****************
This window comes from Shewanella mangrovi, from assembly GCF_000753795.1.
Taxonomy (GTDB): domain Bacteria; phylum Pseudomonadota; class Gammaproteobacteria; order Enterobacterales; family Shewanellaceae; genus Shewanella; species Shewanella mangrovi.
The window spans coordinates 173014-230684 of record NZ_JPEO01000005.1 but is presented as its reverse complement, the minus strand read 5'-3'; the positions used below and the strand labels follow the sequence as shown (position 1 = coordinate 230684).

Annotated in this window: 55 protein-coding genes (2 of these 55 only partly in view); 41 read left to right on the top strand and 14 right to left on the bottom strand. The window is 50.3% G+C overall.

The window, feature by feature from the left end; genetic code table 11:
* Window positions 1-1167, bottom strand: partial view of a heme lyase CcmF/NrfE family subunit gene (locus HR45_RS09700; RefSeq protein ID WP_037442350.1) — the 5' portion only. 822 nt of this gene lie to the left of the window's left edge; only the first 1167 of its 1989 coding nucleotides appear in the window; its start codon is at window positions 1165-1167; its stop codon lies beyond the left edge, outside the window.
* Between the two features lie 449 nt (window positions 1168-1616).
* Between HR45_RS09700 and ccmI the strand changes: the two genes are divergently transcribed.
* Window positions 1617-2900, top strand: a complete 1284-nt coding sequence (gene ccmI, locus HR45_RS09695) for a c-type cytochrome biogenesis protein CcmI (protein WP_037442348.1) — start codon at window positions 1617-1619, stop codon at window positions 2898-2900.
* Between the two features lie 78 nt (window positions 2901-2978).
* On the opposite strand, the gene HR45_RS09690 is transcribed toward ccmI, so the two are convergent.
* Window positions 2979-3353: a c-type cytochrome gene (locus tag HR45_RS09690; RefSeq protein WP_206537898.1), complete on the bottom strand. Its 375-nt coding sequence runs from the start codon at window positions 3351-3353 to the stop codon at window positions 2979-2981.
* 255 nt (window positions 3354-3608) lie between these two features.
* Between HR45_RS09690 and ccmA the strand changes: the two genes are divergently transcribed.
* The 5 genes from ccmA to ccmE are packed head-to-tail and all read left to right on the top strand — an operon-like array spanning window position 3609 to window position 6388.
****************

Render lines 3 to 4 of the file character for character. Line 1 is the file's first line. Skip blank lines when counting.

The window spans coordinates 173014-230684 of record NZ_JPEO01000005.1 but is presented as its reverse complement, the minus strand read 5'-3'; the positions used below and the strand labels follow the sequence as shown (position 1 = coordinate 230684).

Annotated in this window: 55 protein-coding genes (2 of these 55 only partly in view); 41 read left to right on the top strand and 14 right to left on the bottom strand. The window is 50.3% G+C overall.